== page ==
Sunday, October 11, 2009

The sessions I attended on Saturday at the Ubud Writers and Readers Festival left the overt political sessions behind and it was a much more literary day.

A panel on "Writing the Sub-Continent" featured Vikas Swarup, (pic left), author of Q&A, Mohammed Hanif, who also attended the Auckland Readers &Writers Festival earlier this year and is the author of "A Case of Exploding Mangoes, and Sushma Joshi, a short story writer, essayist, and documentary maker from Nepal. The first questions asked about place and sub-continent as characters within their fiction, but somewhat surprisingly, especially given the importance of place in all their works, they professed that the settings were mostly incidental, and the plot itself the only consideration.

The sense given was because of the richness of the sub-continent's literary heritage (although Nepal has very few writers working in English) and its size, the sub-continent has the ability to accommodate a multitude of writers and stories. For this reason the need to write specifically "aout the country was t seen as necessary by these writers.
Mohammed Hanif' young son professed his satisfaction with the festival following this session, as he had now seen someone famous -the author of Slumdog Millionare.

The huge scope and sheer number of events around the clock had begun to take its toll by Saturday afternoon, with not just audience numbers down from the first two days but also some of the writers failing to show up for their sessions. However this did not adversely affect the sessions as those who did participate remained enthusiastic and thoughtful about their topics.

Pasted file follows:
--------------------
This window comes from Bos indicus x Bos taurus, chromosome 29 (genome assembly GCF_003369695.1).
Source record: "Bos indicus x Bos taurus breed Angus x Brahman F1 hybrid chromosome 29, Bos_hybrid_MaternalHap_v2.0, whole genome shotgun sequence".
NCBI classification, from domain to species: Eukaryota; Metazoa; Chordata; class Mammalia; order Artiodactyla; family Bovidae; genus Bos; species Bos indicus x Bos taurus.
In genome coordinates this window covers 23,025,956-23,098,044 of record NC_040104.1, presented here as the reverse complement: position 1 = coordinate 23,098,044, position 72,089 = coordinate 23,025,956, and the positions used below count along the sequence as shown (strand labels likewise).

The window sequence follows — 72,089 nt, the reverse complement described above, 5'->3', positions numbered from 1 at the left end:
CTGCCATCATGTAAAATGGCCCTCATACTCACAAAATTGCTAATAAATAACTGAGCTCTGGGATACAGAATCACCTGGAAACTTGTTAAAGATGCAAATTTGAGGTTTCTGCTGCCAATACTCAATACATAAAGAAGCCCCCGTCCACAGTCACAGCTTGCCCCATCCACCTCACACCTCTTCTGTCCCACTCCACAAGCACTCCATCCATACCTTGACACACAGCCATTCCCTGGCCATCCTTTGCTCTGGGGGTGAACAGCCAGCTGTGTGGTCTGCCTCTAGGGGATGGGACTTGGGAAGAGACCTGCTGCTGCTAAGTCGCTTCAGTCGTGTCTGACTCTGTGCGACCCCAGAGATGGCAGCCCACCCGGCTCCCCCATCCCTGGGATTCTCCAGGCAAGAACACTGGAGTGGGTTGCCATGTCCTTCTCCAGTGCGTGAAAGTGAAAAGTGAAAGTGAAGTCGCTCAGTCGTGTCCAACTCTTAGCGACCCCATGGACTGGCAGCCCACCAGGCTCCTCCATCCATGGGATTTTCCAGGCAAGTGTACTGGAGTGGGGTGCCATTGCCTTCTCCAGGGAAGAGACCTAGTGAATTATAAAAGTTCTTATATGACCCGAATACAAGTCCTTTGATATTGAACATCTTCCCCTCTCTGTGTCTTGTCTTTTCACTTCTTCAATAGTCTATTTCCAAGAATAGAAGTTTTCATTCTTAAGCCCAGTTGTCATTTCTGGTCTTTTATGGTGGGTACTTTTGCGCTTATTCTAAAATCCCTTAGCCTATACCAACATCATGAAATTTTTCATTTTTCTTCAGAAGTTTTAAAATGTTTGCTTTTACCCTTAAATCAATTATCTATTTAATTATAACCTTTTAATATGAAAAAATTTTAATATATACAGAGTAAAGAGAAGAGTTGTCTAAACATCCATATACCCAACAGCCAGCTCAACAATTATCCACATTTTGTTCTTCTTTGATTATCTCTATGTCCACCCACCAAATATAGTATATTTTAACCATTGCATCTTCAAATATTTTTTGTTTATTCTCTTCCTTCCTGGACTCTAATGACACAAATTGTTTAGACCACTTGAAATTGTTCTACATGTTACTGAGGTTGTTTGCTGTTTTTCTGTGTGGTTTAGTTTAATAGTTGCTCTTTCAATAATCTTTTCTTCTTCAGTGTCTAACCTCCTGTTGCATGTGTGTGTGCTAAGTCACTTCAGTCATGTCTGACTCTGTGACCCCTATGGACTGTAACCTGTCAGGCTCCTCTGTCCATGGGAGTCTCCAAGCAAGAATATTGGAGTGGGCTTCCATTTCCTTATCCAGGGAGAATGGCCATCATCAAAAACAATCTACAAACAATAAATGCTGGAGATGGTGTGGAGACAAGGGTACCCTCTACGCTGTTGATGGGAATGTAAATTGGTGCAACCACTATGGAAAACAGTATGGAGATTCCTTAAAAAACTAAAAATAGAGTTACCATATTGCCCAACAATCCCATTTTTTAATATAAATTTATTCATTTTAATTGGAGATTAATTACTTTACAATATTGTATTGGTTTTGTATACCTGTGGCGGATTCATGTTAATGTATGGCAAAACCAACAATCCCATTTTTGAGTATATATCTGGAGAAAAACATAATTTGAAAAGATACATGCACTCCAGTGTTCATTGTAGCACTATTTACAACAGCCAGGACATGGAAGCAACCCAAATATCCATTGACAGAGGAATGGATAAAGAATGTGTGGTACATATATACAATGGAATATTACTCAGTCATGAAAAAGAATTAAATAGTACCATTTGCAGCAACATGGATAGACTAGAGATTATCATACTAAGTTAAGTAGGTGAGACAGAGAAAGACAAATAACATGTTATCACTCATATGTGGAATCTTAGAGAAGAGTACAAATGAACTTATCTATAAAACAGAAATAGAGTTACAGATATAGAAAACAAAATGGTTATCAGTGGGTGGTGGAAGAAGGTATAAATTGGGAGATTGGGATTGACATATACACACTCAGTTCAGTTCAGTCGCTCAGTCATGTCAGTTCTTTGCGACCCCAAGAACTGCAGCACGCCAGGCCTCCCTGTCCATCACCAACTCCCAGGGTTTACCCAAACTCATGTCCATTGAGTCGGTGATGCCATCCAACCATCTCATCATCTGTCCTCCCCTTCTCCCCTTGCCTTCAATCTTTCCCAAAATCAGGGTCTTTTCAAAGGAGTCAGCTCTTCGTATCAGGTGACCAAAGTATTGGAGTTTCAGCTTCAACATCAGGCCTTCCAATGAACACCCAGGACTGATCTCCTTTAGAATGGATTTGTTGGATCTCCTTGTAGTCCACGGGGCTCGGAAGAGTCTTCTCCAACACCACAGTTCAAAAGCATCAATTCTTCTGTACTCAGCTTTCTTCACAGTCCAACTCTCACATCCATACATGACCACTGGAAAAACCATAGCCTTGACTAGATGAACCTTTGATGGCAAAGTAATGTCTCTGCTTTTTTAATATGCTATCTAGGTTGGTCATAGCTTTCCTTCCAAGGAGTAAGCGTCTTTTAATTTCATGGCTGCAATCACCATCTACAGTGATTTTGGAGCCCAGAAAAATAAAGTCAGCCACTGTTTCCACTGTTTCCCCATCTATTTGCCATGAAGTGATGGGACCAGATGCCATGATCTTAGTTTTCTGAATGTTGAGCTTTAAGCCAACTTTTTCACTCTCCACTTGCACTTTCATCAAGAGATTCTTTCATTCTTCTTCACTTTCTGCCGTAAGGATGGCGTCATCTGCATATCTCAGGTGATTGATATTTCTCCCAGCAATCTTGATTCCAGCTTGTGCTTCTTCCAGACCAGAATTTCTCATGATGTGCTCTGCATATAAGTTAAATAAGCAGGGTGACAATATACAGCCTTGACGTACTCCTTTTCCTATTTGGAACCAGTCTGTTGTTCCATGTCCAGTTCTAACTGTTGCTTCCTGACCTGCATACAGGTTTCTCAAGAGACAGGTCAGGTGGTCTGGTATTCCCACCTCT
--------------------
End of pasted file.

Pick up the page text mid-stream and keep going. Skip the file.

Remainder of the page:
Interplay: Words, Music and Pictures featured Asitha Amereskere, a writer and filmmaker from Sri Lanka and the UK, and Hari Kunzru, from the UK, in conversation with Vinita Ramani Mohan. It touched on the differences between written and visual languages, how a book is a complete entity but a screenplay is just one part of a much larger process and how music and soundscapes affect how we experience life. The session was a more modern take, with younger participants, on the different forms writers can choose to express their story in this age of new media with so many options.

1 comment:

Sushma Joshi said...

Hi Beattie, I was surprised to find your blog post and to read that the writers commented that place was not important in their work. I would like to clarify that all three of us said different things and had different takes on our writing process... I do not subscribe to the ethos that place is not important to my writing, especially since all my writing is about Nepal, and it plays a very central part in whatever I write! Thanks again for giving me the chance to comment... warm regards, Sushma Joshi
Kathmandu, Nepal